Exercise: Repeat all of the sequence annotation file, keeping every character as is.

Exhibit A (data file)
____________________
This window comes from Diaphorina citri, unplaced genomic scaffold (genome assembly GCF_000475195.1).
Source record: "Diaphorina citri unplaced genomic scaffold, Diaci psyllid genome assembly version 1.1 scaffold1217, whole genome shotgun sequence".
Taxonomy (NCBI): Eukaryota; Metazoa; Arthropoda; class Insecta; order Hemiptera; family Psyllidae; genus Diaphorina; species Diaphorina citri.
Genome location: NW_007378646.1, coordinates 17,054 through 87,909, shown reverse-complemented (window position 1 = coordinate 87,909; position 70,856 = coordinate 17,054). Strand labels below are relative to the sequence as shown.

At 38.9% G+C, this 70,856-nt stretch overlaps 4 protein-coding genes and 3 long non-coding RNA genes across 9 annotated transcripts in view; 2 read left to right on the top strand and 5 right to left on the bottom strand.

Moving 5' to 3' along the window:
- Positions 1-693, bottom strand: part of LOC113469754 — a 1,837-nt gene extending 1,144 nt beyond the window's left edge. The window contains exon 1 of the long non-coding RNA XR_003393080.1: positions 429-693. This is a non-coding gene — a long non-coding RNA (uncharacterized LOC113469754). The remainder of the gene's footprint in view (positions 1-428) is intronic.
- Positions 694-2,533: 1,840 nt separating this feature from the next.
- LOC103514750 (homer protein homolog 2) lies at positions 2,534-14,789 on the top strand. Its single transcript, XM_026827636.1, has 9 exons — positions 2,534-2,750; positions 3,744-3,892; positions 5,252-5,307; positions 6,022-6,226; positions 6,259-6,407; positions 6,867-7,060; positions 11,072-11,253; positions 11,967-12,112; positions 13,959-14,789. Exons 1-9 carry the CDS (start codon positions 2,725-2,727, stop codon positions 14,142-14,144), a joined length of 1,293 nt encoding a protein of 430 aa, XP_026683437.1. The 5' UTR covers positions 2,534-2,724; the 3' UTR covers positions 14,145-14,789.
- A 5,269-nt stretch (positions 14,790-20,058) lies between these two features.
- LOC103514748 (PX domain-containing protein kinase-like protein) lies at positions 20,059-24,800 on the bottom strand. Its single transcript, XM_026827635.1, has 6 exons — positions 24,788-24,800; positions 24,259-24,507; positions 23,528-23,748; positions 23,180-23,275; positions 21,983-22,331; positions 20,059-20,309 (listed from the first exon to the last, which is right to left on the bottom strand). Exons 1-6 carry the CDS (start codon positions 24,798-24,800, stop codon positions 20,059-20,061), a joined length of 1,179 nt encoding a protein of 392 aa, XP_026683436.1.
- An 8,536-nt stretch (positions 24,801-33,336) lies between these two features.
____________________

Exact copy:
This window comes from Diaphorina citri, unplaced genomic scaffold (genome assembly GCF_000475195.1).
Source record: "Diaphorina citri unplaced genomic scaffold, Diaci psyllid genome assembly version 1.1 scaffold1217, whole genome shotgun sequence".
Taxonomy (NCBI): Eukaryota; Metazoa; Arthropoda; class Insecta; order Hemiptera; family Psyllidae; genus Diaphorina; species Diaphorina citri.
Genome location: NW_007378646.1, coordinates 17,054 through 87,909, shown reverse-complemented (window position 1 = coordinate 87,909; position 70,856 = coordinate 17,054). Strand labels below are relative to the sequence as shown.

At 38.9% G+C, this 70,856-nt stretch overlaps 4 protein-coding genes and 3 long non-coding RNA genes across 9 annotated transcripts in view; 2 read left to right on the top strand and 5 right to left on the bottom strand.

Moving 5' to 3' along the window:
- Positions 1-693, bottom strand: part of LOC113469754 — a 1,837-nt gene extending 1,144 nt beyond the window's left edge. The window contains exon 1 of the long non-coding RNA XR_003393080.1: positions 429-693. This is a non-coding gene — a long non-coding RNA (uncharacterized LOC113469754). The remainder of the gene's footprint in view (positions 1-428) is intronic.
- Positions 694-2,533: 1,840 nt separating this feature from the next.
- LOC103514750 (homer protein homolog 2) lies at positions 2,534-14,789 on the top strand. Its single transcript, XM_026827636.1, has 9 exons — positions 2,534-2,750; positions 3,744-3,892; positions 5,252-5,307; positions 6,022-6,226; positions 6,259-6,407; positions 6,867-7,060; positions 11,072-11,253; positions 11,967-12,112; positions 13,959-14,789. Exons 1-9 carry the CDS (start codon positions 2,725-2,727, stop codon positions 14,142-14,144), a joined length of 1,293 nt encoding a protein of 430 aa, XP_026683437.1. The 5' UTR covers positions 2,534-2,724; the 3' UTR covers positions 14,145-14,789.
- A 5,269-nt stretch (positions 14,790-20,058) lies between these two features.
- LOC103514748 (PX domain-containing protein kinase-like protein) lies at positions 20,059-24,800 on the bottom strand. Its single transcript, XM_026827635.1, has 6 exons — positions 24,788-24,800; positions 24,259-24,507; positions 23,528-23,748; positions 23,180-23,275; positions 21,983-22,331; positions 20,059-20,309 (listed from the first exon to the last, which is right to left on the bottom strand). Exons 1-6 carry the CDS (start codon positions 24,798-24,800, stop codon positions 20,059-20,061), a joined length of 1,179 nt encoding a protein of 392 aa, XP_026683436.1.
- An 8,536-nt stretch (positions 24,801-33,336) lies between these two features.